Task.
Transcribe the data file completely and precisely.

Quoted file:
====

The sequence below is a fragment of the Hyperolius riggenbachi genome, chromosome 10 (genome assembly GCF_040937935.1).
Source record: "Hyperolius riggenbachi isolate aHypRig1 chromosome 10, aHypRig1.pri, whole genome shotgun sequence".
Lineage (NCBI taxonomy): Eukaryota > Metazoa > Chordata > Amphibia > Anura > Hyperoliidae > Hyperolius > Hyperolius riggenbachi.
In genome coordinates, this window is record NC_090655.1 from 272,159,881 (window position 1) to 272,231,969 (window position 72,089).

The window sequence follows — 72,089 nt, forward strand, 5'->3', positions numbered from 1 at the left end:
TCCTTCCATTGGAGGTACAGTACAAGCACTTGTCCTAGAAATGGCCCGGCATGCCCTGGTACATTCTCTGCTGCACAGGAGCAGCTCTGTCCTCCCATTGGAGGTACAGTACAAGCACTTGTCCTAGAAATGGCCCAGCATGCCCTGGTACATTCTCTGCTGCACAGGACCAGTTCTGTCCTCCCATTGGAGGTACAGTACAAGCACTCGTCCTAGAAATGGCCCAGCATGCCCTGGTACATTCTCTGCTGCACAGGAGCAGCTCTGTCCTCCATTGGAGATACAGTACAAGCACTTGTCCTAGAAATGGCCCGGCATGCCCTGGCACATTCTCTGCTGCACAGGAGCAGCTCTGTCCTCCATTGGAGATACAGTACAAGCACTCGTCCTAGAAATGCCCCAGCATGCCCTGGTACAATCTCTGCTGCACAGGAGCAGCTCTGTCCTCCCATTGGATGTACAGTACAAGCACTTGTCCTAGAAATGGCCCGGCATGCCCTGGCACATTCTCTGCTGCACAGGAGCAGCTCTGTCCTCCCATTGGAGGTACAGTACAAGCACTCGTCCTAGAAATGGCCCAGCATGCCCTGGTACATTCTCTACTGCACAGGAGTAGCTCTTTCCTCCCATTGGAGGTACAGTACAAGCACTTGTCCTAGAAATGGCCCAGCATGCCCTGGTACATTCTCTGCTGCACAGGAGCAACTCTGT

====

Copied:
The sequence below is a fragment of the Hyperolius riggenbachi genome, chromosome 10 (genome assembly GCF_040937935.1).
Source record: "Hyperolius riggenbachi isolate aHypRig1 chromosome 10, aHypRig1.pri, whole genome shotgun sequence".
Lineage (NCBI taxonomy): Eukaryota > Metazoa > Chordata > Amphibia > Anura > Hyperoliidae > Hyperolius > Hyperolius riggenbachi.
In genome coordinates, this window is record NC_090655.1 from 272,159,881 (window position 1) to 272,231,969 (window position 72,089).

The window sequence follows — 72,089 nt, forward strand, 5'->3', positions numbered from 1 at the left end:
TCCTTCCATTGGAGGTACAGTACAAGCACTTGTCCTAGAAATGGCCCGGCATGCCCTGGTACATTCTCTGCTGCACAGGAGCAGCTCTGTCCTCCCATTGGAGGTACAGTACAAGCACTTGTCCTAGAAATGGCCCAGCATGCCCTGGTACATTCTCTGCTGCACAGGACCAGTTCTGTCCTCCCATTGGAGGTACAGTACAAGCACTCGTCCTAGAAATGGCCCAGCATGCCCTGGTACATTCTCTGCTGCACAGGAGCAGCTCTGTCCTCCATTGGAGATACAGTACAAGCACTTGTCCTAGAAATGGCCCGGCATGCCCTGGCACATTCTCTGCTGCACAGGAGCAGCTCTGTCCTCCATTGGAGATACAGTACAAGCACTCGTCCTAGAAATGCCCCAGCATGCCCTGGTACAATCTCTGCTGCACAGGAGCAGCTCTGTCCTCCCATTGGATGTACAGTACAAGCACTTGTCCTAGAAATGGCCCGGCATGCCCTGGCACATTCTCTGCTGCACAGGAGCAGCTCTGTCCTCCCATTGGAGGTACAGTACAAGCACTCGTCCTAGAAATGGCCCAGCATGCCCTGGTACATTCTCTACTGCACAGGAGTAGCTCTTTCCTCCCATTGGAGGTACAGTACAAGCACTTGTCCTAGAAATGGCCCAGCATGCCCTGGTACATTCTCTGCTGCACAGGAGCAACTCTGT